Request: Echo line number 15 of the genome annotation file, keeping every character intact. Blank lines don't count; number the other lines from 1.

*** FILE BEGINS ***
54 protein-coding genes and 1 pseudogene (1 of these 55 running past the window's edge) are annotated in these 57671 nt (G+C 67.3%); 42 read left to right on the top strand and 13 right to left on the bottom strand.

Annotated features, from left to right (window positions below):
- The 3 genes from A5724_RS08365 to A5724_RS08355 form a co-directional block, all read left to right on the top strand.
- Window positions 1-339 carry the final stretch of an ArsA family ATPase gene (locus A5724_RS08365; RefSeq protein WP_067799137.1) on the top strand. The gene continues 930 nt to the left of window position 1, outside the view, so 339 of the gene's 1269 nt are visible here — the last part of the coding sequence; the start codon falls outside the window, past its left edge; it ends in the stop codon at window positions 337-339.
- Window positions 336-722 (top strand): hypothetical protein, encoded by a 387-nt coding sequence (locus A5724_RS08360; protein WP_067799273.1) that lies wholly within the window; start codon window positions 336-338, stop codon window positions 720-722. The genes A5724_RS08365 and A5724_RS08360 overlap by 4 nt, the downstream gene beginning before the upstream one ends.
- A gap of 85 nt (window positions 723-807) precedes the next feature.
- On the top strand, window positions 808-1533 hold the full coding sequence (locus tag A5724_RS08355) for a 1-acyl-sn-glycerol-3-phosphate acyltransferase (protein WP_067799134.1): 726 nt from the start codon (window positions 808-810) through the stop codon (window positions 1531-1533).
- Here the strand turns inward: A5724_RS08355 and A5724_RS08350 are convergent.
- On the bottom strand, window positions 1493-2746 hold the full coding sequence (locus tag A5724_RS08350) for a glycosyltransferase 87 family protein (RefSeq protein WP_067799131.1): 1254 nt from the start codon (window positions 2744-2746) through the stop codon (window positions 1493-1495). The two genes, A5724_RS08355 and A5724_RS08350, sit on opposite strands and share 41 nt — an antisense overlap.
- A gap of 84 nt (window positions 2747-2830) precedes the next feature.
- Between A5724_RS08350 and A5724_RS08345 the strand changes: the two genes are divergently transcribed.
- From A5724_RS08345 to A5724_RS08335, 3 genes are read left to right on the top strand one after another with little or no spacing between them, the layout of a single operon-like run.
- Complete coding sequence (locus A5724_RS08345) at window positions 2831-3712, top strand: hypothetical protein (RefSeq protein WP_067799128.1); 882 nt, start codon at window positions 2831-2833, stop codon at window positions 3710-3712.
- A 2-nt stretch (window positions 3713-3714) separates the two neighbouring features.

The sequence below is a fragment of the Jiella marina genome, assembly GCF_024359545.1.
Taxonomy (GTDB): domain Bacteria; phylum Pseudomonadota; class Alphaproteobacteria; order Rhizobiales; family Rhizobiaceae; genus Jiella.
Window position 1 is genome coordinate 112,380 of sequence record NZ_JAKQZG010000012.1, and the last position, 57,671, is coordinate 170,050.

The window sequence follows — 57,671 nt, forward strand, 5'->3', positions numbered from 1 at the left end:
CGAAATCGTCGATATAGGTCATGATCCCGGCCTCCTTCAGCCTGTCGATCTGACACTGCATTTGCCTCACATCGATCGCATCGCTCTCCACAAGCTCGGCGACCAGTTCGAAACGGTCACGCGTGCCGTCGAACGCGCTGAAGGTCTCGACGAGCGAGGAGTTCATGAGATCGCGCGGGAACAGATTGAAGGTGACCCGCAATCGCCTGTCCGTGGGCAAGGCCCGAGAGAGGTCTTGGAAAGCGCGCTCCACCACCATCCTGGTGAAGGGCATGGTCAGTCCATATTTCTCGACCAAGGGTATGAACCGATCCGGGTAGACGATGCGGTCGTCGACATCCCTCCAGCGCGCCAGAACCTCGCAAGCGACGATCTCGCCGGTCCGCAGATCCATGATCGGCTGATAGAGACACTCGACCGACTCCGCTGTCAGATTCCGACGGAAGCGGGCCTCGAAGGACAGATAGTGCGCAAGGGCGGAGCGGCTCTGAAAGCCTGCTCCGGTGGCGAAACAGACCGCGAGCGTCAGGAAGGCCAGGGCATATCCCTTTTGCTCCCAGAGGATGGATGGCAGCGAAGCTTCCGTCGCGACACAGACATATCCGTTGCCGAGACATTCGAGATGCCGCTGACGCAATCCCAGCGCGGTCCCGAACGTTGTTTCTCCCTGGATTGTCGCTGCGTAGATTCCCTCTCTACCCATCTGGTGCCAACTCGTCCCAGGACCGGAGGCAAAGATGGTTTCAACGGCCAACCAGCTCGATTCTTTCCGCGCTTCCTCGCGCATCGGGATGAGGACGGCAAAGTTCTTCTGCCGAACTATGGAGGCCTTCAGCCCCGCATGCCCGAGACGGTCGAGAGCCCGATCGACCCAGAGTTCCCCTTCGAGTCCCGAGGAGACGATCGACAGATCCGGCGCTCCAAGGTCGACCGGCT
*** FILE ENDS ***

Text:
The sequence below is a fragment of the Jiella marina genome, assembly GCF_024359545.1.